Hi and welcome to Just Answer!There is no legal limitations for gifts.
As a recipient of a gift - neither you nor your spouse do not need to claim it as income. Regardless of the value of the gift. Please see for reference IRS publication 525 page 31 left column - http://www.irs.gov/pub/irs-pdf/p525.pdf
.The fact of receiving the gift from a nonresident alien is separately reported on form 3520.-http://www.irs.gov/pub/irs-pdf/f3520.pdf. In general, Form 3520 is due on the date that your income tax return is due, including extensions. There is no tax associated with that form. Only gifts above $100,000 are reported.
Since the gift in your situation is below reporting requirements threshold - no need to file form 3520.
The donor (the person who makes a gift) who is an US person or if the gift is suitable in the US - may be required to file a gift tax return if the value of the gift is above $14,000 per person per year (for 2013). If the value of the gift is less than $14,000 per person per year - there is no tax consequences for the donor. That would be the donor who files form 709 - not recipients of the gift. There will not be any gift taxes unless the lifetime limit of $5,000,000 (adjusted every year for inflation) is reached.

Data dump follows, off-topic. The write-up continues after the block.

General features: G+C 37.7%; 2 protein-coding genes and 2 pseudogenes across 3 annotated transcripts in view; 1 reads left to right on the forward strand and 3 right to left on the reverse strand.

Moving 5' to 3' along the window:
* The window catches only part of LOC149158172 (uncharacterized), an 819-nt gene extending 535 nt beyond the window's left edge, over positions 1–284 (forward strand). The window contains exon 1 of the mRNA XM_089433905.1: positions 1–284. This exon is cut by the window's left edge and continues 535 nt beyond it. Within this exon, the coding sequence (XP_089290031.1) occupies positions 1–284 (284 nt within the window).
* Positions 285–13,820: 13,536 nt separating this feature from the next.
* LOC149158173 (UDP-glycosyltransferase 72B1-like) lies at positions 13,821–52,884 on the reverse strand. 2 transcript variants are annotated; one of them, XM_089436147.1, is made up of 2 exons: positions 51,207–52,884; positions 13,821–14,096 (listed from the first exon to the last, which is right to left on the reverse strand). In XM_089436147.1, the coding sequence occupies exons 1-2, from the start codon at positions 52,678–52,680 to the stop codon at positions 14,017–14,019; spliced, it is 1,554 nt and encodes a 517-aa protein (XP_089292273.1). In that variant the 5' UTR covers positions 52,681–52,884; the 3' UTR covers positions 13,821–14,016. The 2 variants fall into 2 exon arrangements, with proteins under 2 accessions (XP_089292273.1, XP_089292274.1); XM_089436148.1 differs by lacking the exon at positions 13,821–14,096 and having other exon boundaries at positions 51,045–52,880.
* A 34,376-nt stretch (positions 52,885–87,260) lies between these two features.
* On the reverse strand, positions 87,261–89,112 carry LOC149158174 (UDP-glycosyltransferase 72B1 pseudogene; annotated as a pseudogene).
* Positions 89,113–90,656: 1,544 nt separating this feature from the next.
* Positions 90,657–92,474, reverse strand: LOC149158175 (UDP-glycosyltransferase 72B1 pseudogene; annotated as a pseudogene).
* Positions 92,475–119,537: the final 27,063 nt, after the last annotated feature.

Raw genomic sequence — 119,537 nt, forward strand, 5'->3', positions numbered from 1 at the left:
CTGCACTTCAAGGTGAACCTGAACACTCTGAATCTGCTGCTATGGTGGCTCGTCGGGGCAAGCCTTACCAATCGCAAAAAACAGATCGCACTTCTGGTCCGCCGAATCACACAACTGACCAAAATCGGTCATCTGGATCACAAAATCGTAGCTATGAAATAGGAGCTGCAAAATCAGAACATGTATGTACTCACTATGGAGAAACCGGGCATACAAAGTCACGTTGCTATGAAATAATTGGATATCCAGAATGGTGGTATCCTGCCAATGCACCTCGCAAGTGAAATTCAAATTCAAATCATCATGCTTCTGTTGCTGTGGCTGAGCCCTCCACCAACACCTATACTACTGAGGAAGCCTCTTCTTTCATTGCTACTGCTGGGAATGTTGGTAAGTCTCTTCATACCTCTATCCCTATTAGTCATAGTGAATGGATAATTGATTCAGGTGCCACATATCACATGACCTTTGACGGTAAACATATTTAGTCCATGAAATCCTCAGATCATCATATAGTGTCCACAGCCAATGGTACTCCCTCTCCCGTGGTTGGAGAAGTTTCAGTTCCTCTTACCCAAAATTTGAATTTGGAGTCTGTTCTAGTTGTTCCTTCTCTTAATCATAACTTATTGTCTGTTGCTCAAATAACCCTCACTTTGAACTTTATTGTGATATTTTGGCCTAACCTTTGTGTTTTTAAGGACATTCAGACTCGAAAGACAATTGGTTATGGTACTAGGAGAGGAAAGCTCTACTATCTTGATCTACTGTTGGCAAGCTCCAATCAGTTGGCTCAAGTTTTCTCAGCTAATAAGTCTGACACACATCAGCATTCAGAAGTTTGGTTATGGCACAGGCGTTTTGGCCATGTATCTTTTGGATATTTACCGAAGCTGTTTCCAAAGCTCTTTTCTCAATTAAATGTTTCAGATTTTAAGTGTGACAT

However considering your situation - because the donor is not US citizen nor a resident of the US nor the property is located in the US - foreign parents are not under US jurisdiction and are not required to file the US gift tax return.
My tax preparer just came back from China and has jet lag, but she wanted the transfer of funds to be by wire instead of by check. We have the check and lodged it. (We did not have the ability to get my wife's elderly parents to send a wire - they wanted to send a check)
I think you are saying we should do nothing except to file form 3520. Is this clear cut and no further research required?
Transfer by the check or by wire would make no difference. Since the amount is below $100,000 - the form, 3520 is not required.
Thank you. That is it for now